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The Canterbury Blues Man

Remembering Dan Venes

This world was never meant for one as beautiful as you - Don McLean

In the fourth decade of the all-out war against music, as the autotune barrage intensified, the world lost another blues man. His name, Dan Venes. Dan, a talented musician and painter from Canterbury, was last seen alive on Margate's seafront promenade, at around 7pm on August 14th 2021. Approximately 24 hours before that final sighting, he'd arrived in an ambulance at the bustling A&E department of Margate's Queen Elizabeth Queen Mother hospital (QEQM). The ambulance had been called by British Transport Police officers at Sturry railway station after they'd found him there, in obvious distress. It wasn't the first time that Dan had been taken to the QEQM over concerns for his wellbeing. On a previous occasion he fled the hospital soon after arrival and was later found 'submerging himself" in the sea - you would expect, in this day and age, that a detailed report of the incident would have been attached to Dan's medical files. On August 14th he was bought in by an ambulance crew, and there he remained, 'largely unobserved' for the next 22 hours, at which point he walked out again without anybody noticing. Dan made his way down to the seafront, and then seemingly disappeared into thin air.

Over the next six months, a Find Dan Venes Facebook page attracted thousands of concerned followers and, as interest in the story grew, the BBC evening news programme broadcast an appeal for information. Hopes were repeatedly raised and dashed as possible sightings came to nothing. And then in January, Interpol contacted Kent Police with news of the worst case scenario. French police had found Dan's body on a beach five miles from Calais, little more than a week after he'd gone missing. For reasons unknown, it took them six months to establish his identity. Meanwhile, in the UK, family, friends and an increasing number of helpers had continued searching high and low. A GoFundMe page quickly raised the money for Dan's flight home. He'd been given a funeral in France, and received another in Canterbury.

I chanced on this heart-rending, and vitally important story while researching something else online. After a couple of days spent listening to Dan's songs, and reading through various posts on his Facebook accounts, it became clear to me that he was a beautiful, sincere human being. His best mate Ricky Twyford, who spearheaded the search and appeared on the BBC evening news appeal, described him as "a kind, private person with a profound appreciation of the natural world around him."

It's amazing how much you can learn about someone from a social media profile. Dan Venes, lived as a creative soul and a man of peace, as honest and open as the day is long. Honest and open, even when broaching the impossibly difficult subjects of his childhood trauma, subsequent alcohol addiction, substance abuse, and crippling psychiatric issues. He felt most at ease out in the countryside. And, in this era of autotune pop and knife-crime rap, he was the rarest of things - a dedicated blues man, steeped in the old school tradition. His songs 'No One to Live For' and 'Devil in My Dreams' mean a whole lot more now. There's a 10 track album entitled 'Dead Broke' on Spotify, and a shedload more songs on YouTube and Facebook. It's suggestive to imagine that, in any decade pre-1980, he'd have been signed by a decent label, and touring all over. Dan was also an accomplished abstract artist. His striking acrylic paintings have attracted buyers from around the world. Speaking in an online radio interview, he said: "My subject matter is dark and damaged, that's why I use bright colours - to show that light can come from darkness."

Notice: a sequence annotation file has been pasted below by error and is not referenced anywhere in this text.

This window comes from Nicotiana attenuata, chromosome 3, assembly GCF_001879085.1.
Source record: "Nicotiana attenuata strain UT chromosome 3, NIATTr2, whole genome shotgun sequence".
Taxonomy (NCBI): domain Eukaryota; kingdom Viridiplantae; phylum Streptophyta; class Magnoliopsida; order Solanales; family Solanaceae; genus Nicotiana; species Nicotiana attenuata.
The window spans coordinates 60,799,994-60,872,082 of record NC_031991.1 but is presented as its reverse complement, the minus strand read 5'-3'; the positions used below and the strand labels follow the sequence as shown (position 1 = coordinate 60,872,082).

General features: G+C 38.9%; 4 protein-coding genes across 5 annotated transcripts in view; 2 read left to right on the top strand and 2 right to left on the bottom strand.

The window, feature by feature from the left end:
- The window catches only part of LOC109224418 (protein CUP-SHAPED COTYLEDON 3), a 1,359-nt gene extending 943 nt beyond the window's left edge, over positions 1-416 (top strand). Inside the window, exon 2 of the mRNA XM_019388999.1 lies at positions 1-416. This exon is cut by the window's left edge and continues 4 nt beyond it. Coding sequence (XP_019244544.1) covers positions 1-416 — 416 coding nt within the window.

Reading through the Facebook comments Dan posted in the weeks leading up to his disappearance, it's clear to see that there were periods when his anti-psychotic medication wasn't working for him. Despite prolonged bouts of chronic insomnia and paranoic torment, he strived to remain friendly and creative. Right to the end, a humble, courageous soul, kind-hearted and true - the world could do with more people like Dan Venes.

When all is said and done, good souls live forever. And as long as the internet survives, we'll have Dan Venes' music and art. Although, for the time being at least, it's all laced with heavy melancholy. My current favourite is his YouTube video entitled 'Sunrise of The West'. There are no lyrics, but if ever a picture spoke a thousand words. I clicked play and sat spellbound by the atmospheric, spiralling acoustic riff. Alone somewhere in the Garden of England, it's as if Dan and his guitar fuse into complete resonance with nature. Of course there is birdsong - the Venes surname derives from the Germanic word Vogelsang, which translates to 'birdsong'. In that moment, Dan Venes is vibrating in perfect alignment with the universe. Behind him, away in the distance, a council service truck pulls into view, it's flashing lights offer the faintest inkling of impending peril.